Every golfer has several swings.

Swing 1: Your swing on the driving range practicing
Swing 2: Your swing when playing a casual round of golf with a friend
Swing 3: Your swing when playing in a Captain’s Choice tournament with your buddies watching you, praying for you to hit a decent shot and take them off the hot seat.
Swing 4: Your swing when playing in a real golf tournament such as a State Golf Organization like the VSGA we have here in Virginia.

Tiger said that you have to work on a swing change on the range.  Then prove you can take it to the golf course.  Then use it in a golf tournament and then use it in a major.  There is a significant difference in each step.  Questions is: “Why does it fall apart under pressure?”

I might have the answer.  Yes, I say might.  Who really knows?  My contention is you can only think about one thing at a time.  Your focus should be on the shot you want, picturing it in your mind, seeing it happen before it does.  You should NOT be thinking about a swing motion position.  You must nag your swing change into submission so that it is natural to you, (your body wants to go there) before testing it on the golf course.  Nothing wrong with testing it on the golf course while you’re working on it but don’t expect consistent results until it’s second nature.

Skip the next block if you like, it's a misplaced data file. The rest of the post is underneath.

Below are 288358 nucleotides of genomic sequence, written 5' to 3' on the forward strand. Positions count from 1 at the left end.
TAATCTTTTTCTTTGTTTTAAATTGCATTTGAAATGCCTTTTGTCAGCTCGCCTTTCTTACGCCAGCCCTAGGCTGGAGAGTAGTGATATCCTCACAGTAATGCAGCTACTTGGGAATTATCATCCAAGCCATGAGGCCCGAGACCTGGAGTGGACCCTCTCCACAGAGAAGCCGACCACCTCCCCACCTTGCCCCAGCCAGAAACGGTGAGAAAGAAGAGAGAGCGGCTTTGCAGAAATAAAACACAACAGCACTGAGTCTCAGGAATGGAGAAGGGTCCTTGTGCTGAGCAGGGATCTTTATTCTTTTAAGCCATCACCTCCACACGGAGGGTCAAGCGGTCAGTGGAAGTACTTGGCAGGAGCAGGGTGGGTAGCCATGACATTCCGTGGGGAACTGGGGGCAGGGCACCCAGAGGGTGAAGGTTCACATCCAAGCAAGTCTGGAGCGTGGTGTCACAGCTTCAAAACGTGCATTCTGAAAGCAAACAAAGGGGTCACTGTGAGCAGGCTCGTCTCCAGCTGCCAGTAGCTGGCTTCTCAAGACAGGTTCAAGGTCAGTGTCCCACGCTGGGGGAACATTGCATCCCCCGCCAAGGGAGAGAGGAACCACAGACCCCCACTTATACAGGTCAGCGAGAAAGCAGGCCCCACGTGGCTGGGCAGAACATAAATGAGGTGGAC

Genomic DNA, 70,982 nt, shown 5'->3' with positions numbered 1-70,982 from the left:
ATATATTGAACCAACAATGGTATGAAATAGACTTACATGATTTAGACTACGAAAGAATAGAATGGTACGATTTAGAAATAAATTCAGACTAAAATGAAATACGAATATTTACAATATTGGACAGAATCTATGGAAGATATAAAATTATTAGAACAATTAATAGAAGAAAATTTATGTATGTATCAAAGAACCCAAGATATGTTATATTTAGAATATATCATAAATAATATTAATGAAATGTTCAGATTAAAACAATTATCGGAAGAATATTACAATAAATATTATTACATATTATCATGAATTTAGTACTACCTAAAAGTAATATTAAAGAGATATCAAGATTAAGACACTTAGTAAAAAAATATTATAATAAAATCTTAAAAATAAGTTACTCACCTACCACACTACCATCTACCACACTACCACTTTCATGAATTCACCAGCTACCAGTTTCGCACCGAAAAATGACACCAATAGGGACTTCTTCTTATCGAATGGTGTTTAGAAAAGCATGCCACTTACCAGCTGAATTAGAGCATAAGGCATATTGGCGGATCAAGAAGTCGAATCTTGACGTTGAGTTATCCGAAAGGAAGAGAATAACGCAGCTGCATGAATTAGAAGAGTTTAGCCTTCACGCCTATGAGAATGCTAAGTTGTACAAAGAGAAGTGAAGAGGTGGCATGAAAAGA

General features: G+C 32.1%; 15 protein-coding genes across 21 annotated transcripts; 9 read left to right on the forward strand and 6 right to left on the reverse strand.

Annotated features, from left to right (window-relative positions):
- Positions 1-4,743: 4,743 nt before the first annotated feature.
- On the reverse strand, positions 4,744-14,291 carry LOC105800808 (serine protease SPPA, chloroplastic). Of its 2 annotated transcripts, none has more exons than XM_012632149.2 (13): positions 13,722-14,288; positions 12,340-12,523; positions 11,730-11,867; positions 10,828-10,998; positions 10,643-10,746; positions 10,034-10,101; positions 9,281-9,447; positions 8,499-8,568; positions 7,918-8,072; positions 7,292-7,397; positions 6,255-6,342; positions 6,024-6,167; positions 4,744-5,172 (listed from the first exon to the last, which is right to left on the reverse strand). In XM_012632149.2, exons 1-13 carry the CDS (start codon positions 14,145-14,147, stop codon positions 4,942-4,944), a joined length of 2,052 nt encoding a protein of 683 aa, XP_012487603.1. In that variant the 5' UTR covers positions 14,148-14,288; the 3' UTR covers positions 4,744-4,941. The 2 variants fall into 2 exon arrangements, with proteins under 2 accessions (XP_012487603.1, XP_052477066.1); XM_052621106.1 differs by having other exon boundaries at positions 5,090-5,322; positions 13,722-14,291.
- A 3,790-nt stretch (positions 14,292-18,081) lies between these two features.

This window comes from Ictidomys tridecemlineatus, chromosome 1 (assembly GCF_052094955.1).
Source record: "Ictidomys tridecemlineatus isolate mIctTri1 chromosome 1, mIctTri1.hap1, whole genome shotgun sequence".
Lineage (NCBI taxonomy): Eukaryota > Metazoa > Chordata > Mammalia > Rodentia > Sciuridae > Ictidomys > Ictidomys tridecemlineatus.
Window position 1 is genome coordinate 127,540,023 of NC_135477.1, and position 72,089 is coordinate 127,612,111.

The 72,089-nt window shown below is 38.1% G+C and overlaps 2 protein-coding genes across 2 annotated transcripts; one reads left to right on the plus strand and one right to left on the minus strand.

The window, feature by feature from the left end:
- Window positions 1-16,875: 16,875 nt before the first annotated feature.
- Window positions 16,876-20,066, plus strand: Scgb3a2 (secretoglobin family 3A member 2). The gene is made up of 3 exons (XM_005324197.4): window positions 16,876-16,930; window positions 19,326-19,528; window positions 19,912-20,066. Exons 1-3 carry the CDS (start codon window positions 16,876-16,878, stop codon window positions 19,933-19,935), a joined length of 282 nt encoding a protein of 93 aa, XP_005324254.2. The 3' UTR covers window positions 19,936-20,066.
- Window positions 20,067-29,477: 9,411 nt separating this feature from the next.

Like Arnold Palmer used to say, “if you don’t bring it with you when you come, you ain’t gonna get it while you’re here!”

Of course confidence is a big factor but confidence comes with consistent performance, so which is first?  One can be falsely overly confident in their abilities only to be disappointed.  In my old gambling days we searched out theses individuals and called them a sweat roll.  An over analysis of one’s self which leads to a great payday for those who know how to exploit it.

Every golfer has to have their own pre-shot routine and thoughts which meld with their personality.  Here’s what I do, which may or may not help you.

Step 1: I read the defense.  The golf course is the defense.  Is there trouble on the right or left, short or behind the green that I MUST avoid.

Step2: Choose the shot pattern I want.  Let’s pretend the trouble is on the right. Maybe I’ll set the golf club face about 2 degrees closed at address as an insurance policy to make sure the ball doesn’t go right, (you move the ball with your golf club face, not your swing).